Flick is just like any other youngster. She loves to chase butterflies and tussle autumn leaves but life at the end of Holyrood Lane is often violent and unpredictable due to the constant storms that plague her home causing her to cringe with dread and flee whenever they strike. Flick tries her best to quell and endure the storms’ persistent wrath until one day, with nowhere left to hide Flick summons the courage to face her fears by asking for help to overcome them.
At the End of Holyrood Lane is a metaphorical glimpse at one aspect of domestic violence and how it affects young lives. It is a tale of anxiety shown through the eyes of a small being with an intense dislike for thunderstorms, a fear shared by many young children.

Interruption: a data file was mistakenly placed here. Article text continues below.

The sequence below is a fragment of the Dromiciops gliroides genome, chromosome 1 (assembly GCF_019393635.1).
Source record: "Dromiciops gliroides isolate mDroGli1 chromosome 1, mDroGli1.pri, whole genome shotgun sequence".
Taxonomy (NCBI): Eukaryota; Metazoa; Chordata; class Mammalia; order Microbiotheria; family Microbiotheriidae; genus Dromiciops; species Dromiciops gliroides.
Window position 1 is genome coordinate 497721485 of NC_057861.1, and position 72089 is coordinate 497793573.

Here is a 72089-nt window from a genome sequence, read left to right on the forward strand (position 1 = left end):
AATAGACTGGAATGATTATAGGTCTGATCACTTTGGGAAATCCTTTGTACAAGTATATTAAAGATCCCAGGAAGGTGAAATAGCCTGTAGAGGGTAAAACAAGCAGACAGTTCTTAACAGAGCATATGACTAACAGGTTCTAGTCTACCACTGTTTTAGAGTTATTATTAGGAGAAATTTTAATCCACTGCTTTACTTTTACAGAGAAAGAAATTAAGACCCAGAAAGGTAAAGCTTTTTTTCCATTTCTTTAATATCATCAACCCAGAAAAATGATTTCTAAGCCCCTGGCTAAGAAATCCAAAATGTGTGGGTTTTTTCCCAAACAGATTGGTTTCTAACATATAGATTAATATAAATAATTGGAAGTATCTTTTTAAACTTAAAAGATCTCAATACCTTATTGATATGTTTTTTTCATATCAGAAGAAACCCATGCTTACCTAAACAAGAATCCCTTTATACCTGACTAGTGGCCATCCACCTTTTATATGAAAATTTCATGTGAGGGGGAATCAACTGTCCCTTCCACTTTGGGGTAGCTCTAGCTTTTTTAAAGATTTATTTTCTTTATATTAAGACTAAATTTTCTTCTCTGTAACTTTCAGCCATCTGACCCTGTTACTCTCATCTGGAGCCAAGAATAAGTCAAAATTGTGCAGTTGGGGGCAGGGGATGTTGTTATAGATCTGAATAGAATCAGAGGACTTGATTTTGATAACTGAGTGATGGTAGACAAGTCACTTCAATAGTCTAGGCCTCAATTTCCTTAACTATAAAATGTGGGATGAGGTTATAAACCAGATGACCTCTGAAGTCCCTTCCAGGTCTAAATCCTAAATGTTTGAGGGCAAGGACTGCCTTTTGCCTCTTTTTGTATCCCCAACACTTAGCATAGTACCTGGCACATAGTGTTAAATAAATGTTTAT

The duality of meaning used evokes a gentle awareness for young readers who may be suffering their own domestic torment but are too scared or unsure of how to seek help and shelter from their storms.
Few picture books available today address this volatile and woefully prevalent aspect of society without overt explicitness or didactic overtones. At the End of Holyrood Lane does so in a sympathetic, non-threatening way.
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